Worried About Your Teen Athlete?
Working with young athletes is extraordinarily rewarding. Seeing them just as they're approaching or while they're at the peak of their age-related performance capacity provides a great vantage point for a standard of physical vitality and sports performance potential. And student athletes often display a level of self-discipline and goal-oriented focus that are both rare among many mature adults.
But over the years, as the focus on specific sports skills has demanded more time and effort of these kids, I've seen a general health and fitness framework diminish in relative importance as compared to past generations.
This can, and often does lead to burnout, overuse injuries and inadequate recovery time that can hinder long-term performance and enjoyment of their chosen sport.
Here are some of the issues I've observed with some regularity that can plague a young athlete, and the appropriate corrections:
Tight Lower Body Muscles – Most severe and most influential among the lower body muscle groups in terms of sports performance and injury risk is tight hamstrings (back of the upper leg), with tight hips and glutes close behind. This restriction can affect posture and back stiffness as well as shorten stride length and cause overwork and soreness in the psoas (the hip flexor muscles that pull the knee up and forward at the beginning of a stride). A nationally certified (ACE, NASM, NSCA or ACSM) experienced with younger athletes can provide a simple static, or fixed-held stretch sequence the athlete can follow on his/her own to correct this problem. Stretches should be done daily and especially after practice and competition.
Inadequate Rest and Recovery – Both getting less than seven hours of sleep per night or training hard and or long for five or more consecutive days (or both), several weeks running are red flags that can easily lead to burnout and injury, especially if strength and range-of-motion imbalances exist. Getting to bed earlier, taking short naps on training days and even meditation can all be helpful. But well-placed rest days are critical to a continued upward trajectory for the student athlete. Work with coaches to vary practice lengths and intensity levels, but remember, your athlete needs a lifetime, not-just season-long advocate, when your teen athlete's schedule seems overwhelming.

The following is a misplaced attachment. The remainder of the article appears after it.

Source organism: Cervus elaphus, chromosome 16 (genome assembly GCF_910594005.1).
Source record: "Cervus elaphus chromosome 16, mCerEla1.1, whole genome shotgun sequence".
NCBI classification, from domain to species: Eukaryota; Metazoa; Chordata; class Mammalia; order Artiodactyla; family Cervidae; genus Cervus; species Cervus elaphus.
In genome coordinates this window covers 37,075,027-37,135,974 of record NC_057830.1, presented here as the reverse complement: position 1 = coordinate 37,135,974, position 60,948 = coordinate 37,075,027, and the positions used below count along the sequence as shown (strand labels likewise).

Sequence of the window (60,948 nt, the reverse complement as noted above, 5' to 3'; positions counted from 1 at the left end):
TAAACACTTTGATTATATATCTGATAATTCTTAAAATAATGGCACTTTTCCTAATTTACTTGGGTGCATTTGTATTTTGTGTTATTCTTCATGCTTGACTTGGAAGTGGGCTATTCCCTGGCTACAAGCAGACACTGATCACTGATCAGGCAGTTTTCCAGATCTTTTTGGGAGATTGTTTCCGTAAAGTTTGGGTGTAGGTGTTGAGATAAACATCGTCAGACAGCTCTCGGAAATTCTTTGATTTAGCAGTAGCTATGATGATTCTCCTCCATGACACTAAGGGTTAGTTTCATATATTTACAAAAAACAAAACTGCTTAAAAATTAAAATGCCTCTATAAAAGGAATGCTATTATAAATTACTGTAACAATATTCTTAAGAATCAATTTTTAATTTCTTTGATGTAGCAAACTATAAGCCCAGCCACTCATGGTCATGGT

Limited Upper Body Strength – This may not seem important for a racket sports or soccer player, but a big disparity in lower and upper body strength can have a detrimental effect on the core muscles, balance and coordination. When this is a addressed with a sound, effective strength program (again, designed by a qualified professional), safety and sports performance and equally enhanced.
Improper Pre-Event Nutrition – A simple rule of thumb is a balanced meal (protein, produce and grains in relatively equal portions) three hours before the event. If it's two hours before, a moderate portion of easily digestible protein and carbs (yogurt with fruit, a lower sugar meal replacement bar and some cherry tomatoes, half a peanut butter sandwich). If it's an hour or less, a piece of fruit and maybe a bite or two of a protein source will do the trick.
Unbalanced Strength in Opposing Muscle Groups – The push/pull muscles should be of comparable strength. The same can be said for the quads and hamstrings (affecting gate and resistance to lower body strains) and shoulders, biceps and triceps (compromising function and stability of the shoulder and elbow joints). Those ratios rarely are in line, and often specifically because of the asymmetrical movement patterns dictated by the sport. Again, a well-designed corrective strength program with dynamic posture and flexibility improvements can do wonders to help the student athlete succeed and ensure a long athletic career.
Please contact me for more on how best to support your teen athlete's safe, successful experience with fitness and sports performance training.